The A340-300 was launched together with the -200, and has a longer fuselage in exchange for slightly reduced range. The fuselage length and general frame proportions of the -300 are much better than the -200. However, the two variants use the same CFM-56 engines, despite the -300 being considerably larger. Therefore, the 4 CFM-56’s on the -300 appear way too small for such a large aircraft, and again are quite awkward. Engine sizes aside, the A340-300 is a well-designed aircraft, evident in its popularity among airlines.


An improved version of the A340-300 and designed to be the world’s longest-range commercial jetliner, the A340-500 features a stretched fuselage and significantly larger and more powerful Rolls Royce Trent 500 engines to compensate for the size increase. The Trent 500’s are an absolute marvel second only to the GE-90, and the ones fitted on the A340-500 are able to produce up to 260kN of thrust. These massive engines combined with the -500’s perfect frame proportions make it without a doubt my favorite A340 variant.


The largest and most impressive A340 variant, the -600 was designed the compete with the 747. It features an even longer fuselage and slightly souped-up Trent 500’s capable of up to 275kN of thrust. I can understand Airbus’ need at the time for an aircraft capable of competing with the 747, and they’ve serious outdone themselves with the A340-600. At 75.36 meters long, it’s longer than both the 747-400 and the A380 but marginally beaten by the 747-8. As a single-deck aircraft, the A340-600 is perhaps a tad bit too long to be aesthetically pleasing, which is why I favor the -500.


The A340 is interesting as a family of aircraft in that its variants are aesthetically very different, much more than what you would find between variants of say the A330 or 777. Pouring over these details that regular flyers wouldn’t even notice is what keeps us plane spotters awake at night but nonetheless entertained.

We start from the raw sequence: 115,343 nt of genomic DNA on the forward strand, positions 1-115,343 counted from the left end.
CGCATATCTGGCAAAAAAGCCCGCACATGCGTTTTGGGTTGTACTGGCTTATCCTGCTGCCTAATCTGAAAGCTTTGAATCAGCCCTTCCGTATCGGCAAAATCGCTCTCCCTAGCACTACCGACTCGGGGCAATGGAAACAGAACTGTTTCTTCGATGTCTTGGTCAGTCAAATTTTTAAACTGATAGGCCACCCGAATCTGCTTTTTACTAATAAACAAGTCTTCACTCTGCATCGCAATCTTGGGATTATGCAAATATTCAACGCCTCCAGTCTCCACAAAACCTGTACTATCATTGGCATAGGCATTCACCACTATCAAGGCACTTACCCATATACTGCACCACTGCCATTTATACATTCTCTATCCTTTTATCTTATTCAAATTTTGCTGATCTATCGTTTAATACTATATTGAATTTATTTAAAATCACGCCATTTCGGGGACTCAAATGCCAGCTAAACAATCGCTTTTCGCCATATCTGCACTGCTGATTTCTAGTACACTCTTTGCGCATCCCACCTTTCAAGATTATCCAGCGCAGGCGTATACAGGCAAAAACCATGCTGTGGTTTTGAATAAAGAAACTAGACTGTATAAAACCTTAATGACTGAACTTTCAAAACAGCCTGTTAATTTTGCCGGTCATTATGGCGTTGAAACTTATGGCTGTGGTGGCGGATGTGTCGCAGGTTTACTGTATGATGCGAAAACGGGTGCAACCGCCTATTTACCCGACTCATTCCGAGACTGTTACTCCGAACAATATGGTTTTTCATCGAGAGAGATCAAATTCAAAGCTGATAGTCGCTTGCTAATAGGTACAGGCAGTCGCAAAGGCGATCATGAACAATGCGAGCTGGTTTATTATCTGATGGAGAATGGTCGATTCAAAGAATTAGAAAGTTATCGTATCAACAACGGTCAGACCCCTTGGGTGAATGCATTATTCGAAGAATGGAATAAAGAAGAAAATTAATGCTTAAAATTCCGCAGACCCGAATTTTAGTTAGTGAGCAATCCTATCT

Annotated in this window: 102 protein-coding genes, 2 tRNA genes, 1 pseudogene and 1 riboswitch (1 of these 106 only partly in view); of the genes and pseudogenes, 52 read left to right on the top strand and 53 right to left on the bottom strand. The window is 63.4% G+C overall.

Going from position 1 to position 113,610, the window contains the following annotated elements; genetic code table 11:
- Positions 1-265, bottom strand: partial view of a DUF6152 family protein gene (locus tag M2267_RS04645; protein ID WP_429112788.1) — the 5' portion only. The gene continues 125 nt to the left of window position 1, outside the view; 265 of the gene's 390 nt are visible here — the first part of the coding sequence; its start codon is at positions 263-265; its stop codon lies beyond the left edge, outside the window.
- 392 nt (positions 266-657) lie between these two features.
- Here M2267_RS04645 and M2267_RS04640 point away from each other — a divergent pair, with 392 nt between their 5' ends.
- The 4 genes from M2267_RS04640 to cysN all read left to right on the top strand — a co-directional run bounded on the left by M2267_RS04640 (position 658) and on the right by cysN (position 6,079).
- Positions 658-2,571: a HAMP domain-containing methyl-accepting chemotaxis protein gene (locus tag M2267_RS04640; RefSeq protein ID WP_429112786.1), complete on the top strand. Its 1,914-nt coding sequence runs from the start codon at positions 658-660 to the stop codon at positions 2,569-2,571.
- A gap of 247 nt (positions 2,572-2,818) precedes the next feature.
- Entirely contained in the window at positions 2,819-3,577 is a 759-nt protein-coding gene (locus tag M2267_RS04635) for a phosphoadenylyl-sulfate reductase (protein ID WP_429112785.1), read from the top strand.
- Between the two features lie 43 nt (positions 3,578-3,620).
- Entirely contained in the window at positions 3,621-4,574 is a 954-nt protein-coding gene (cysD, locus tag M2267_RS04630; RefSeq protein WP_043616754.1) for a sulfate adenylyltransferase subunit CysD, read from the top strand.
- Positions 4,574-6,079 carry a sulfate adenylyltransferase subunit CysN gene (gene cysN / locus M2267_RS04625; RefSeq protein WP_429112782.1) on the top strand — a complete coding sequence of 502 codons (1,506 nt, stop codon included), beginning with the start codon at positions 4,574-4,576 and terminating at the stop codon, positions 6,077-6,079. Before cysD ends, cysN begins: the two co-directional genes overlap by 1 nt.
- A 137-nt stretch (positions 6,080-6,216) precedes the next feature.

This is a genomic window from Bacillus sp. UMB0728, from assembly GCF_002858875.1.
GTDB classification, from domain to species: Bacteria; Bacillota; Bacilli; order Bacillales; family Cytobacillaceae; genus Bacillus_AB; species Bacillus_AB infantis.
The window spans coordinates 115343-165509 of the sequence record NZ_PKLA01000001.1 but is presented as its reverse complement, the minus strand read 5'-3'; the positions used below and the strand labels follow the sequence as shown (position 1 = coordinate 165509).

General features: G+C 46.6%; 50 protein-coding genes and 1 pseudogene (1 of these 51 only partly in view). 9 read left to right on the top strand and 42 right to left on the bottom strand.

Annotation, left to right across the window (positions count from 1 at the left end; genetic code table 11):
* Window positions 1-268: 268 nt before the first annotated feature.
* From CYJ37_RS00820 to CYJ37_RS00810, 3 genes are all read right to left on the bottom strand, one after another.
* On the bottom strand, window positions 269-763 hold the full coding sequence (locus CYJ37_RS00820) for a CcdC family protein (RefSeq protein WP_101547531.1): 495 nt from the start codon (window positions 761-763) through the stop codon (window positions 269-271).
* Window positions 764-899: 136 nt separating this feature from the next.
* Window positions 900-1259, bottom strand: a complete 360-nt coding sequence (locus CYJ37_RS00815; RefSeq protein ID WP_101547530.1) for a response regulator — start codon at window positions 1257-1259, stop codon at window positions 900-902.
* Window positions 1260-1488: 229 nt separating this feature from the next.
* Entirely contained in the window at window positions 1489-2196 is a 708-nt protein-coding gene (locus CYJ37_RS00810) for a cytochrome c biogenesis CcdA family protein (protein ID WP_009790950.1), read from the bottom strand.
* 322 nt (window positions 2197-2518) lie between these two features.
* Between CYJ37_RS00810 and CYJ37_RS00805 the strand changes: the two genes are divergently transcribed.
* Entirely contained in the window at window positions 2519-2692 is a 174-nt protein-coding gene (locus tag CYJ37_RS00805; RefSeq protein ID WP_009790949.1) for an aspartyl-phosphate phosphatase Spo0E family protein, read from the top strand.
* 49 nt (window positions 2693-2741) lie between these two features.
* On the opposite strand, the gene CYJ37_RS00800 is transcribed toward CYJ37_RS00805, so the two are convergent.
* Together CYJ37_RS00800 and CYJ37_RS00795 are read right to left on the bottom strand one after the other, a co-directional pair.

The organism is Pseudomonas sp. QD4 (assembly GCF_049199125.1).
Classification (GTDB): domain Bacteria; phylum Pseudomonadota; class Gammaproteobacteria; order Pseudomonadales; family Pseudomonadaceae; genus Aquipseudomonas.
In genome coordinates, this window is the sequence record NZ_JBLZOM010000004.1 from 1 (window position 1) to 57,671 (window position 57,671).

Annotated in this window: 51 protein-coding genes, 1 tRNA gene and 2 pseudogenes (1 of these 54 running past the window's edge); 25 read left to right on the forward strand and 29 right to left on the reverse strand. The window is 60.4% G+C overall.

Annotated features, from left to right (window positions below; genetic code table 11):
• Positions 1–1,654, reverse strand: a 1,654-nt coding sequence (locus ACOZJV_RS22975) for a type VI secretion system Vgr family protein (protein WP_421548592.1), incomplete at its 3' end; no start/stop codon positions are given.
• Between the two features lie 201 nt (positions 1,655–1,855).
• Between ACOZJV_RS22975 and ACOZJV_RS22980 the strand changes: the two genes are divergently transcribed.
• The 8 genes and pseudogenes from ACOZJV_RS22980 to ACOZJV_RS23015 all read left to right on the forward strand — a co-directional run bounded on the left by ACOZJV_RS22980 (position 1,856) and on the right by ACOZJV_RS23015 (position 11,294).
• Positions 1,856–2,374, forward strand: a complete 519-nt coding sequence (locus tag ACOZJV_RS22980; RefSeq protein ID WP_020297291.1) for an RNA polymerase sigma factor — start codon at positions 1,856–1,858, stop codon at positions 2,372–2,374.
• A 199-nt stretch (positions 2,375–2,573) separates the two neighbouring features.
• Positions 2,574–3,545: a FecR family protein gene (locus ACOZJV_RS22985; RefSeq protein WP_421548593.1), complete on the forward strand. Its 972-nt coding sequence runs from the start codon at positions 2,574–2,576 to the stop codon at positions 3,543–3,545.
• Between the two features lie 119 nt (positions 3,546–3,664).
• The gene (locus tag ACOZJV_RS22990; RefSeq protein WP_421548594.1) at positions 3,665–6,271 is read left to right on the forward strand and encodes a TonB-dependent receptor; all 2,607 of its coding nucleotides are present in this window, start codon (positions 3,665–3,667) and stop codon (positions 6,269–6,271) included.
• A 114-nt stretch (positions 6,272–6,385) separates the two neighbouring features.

Iran Air orders 118 new Airbus aircraft

Iran Air was founded back in the 1940’s, and in the 70’s and 80’s it was a leading airline of the world, comparable to Emirates today. Sadly, as a result of the Iranian Revolution and unrest in the region, Iran Air was forced to cease many of its international routes and could no longer purchase new Airbus or Boeing aircraft for the past several decades due to tension between governments. However, on January 16 2016, sanctions against Iran civil aviation were lifted after Iran implemented the JCPOA (Joint Comprehensive Plan of Action) regarding its nuclear program. This was a major breakthrough for Iran Air, who were looking to replace their outdated fleet of Airbus A300’s and Boeing 747-200’s (with an average age of around 30 years) but could not due to sanctions. Just in the past week, Airbus accepted an order from Iran Air for a total of 118 aircraft following a visit by Iranian President Hassan Rouhani to France. The order consists of 21 A320’s with the current engine option (ceo), 24 A320’s with the new engine option (neo), 27 A330ceo’s, 18 A330neo’s, 16 A350-1000’s, and 12 A380-800’s. The total value of the deal is around 25 billion US dollars. Airbus has also agreed to assist with pilot and maintenance training for the new aircraft. Iran will also receive help upgrading its civil aviation infrastructure, including aerial navigation systems.